Crossing the desert with Bach

My Spanish teacher in Colombia asked me this week how we can keep going, with right view, with all that is going on in the world…

 

My first answer a couple of days ago was just what came to mind at the time – and I had some time after that to think of a better answer to this really important question. I told him today that in fact I think it is the most important question we can be asking, and finding our own way to answer.

The thought that came to mind this week was that it’s like we are crossing a desert. This sounded something like the beginning of a poem:

If you want to cross a desert,
the first thing you will need
is water…

So I asked my teacher, Jaime, What is water for you?

Compassion , creativity, and critical thinking, he said.

I told him that for me it is meditation, a connection to teachers, and to beauty and the arts.

This is something different for all of us, but it is fruitful to have the question:

What is water for you? What is it that sustains you, through good times and bad, and even through the most difficult passages?

I was talking with a language exchange partner in Barcelona on Wednesday of this week, and telling him about my favorite movie (Almost Famous) and about all the great music that was happening all at once in the mid-nineteen seventies. I told him that is one of the reasons it’s my favorite movie.

Then he asked me if that was my favorite era for music, and I surprised him by saying,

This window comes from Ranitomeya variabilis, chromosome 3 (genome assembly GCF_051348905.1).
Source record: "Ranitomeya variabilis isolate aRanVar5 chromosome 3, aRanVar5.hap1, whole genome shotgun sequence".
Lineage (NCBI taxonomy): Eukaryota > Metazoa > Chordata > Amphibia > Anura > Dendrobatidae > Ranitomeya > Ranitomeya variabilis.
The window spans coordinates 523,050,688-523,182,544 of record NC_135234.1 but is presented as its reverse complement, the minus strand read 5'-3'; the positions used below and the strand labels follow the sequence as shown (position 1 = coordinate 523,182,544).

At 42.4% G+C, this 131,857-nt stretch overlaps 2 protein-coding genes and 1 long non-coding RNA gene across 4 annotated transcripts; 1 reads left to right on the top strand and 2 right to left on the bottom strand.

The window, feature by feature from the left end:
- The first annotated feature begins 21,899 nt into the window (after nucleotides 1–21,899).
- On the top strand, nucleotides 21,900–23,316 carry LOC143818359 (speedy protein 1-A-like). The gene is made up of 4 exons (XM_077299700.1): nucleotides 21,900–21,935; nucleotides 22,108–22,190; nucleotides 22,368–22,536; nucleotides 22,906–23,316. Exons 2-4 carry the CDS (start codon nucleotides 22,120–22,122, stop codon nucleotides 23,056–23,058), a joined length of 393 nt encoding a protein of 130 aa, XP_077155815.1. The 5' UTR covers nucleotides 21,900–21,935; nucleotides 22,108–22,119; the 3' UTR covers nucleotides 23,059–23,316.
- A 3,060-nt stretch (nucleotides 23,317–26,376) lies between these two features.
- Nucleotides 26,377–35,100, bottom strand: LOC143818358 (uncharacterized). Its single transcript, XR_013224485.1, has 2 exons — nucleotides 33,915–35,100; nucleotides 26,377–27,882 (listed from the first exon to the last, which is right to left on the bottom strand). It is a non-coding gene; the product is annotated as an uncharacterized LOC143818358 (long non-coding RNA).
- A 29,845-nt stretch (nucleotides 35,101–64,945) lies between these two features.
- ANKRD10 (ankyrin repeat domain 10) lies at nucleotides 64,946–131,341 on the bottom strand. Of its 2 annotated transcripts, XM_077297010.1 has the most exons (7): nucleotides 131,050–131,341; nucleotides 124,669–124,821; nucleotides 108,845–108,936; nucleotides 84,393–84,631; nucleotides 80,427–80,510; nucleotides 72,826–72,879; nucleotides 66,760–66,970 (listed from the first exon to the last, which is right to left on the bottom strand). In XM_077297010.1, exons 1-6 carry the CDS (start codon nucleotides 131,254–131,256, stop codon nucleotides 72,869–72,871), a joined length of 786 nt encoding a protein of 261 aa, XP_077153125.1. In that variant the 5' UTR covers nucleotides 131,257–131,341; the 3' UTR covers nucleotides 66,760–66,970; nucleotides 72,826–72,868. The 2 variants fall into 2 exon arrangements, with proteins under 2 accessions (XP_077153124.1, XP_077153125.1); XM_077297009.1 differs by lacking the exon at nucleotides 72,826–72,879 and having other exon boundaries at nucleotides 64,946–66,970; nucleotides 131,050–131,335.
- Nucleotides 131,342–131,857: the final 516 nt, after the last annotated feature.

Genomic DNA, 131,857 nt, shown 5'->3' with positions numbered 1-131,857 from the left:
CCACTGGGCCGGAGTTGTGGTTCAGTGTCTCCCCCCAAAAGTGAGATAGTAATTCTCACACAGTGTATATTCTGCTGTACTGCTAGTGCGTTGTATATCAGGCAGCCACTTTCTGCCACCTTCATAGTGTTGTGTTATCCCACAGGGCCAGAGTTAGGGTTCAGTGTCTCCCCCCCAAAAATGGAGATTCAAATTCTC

‘no, mi época favorita fue el siglo dieciséis’

(no, my favorite era was the sixteen hundreds)

– which made him laugh. I said it was because that is when Bach wrote his music.

He then invited me to give him five reasons to listen to Bach in a future meeting. He didn’t know at the time what he was asking for, of course, but since this is music that means so much to me, and to others, I have accepted the challenge.

So far, I’ve been thinking that for someone who connects with his music, first of all, that

Bach is a close friend for your whole life

It feels like – here is someone who understands joy, and pathos, and who is complex, and simply human, with all its depth and beauty.

When we’re alone, and unsure of ourselves, or others, or this world, this is music we can turn to, and it never disappoints.

And it brings peace to the soul, which is something we surely all need.

I know that people feel this way about other artists too, and writers, and poets, and musicians, and visual artists. They are life-saving in this way.

Then, two,

Bach’s music counters the banal –

the feeling that life is plain, ordinary, dull, or meaningless, and all the insipid things;

As Picasso said,

Art washes away from the soul the dust of everyday life

I remember feeling this way about blues and rock guitar back when I was in high school. I’d run home in the afternoons. I positively needed it. Yes, you could say I was a fanatic about music even then.

There is also something profound about Bach, and, it’s very mysterious, because at the same time, he wrote quite a bit of music that is very accessible. Many of his melodies are familiar to people, without them knowing who they are by.

Third –

Bach is so generous, that it’s amazing. He was prolific, and he wrote for many different instruments of his time, and combinations of instruments and voice.

A post from the Astriaos Chambe Music describes it this way: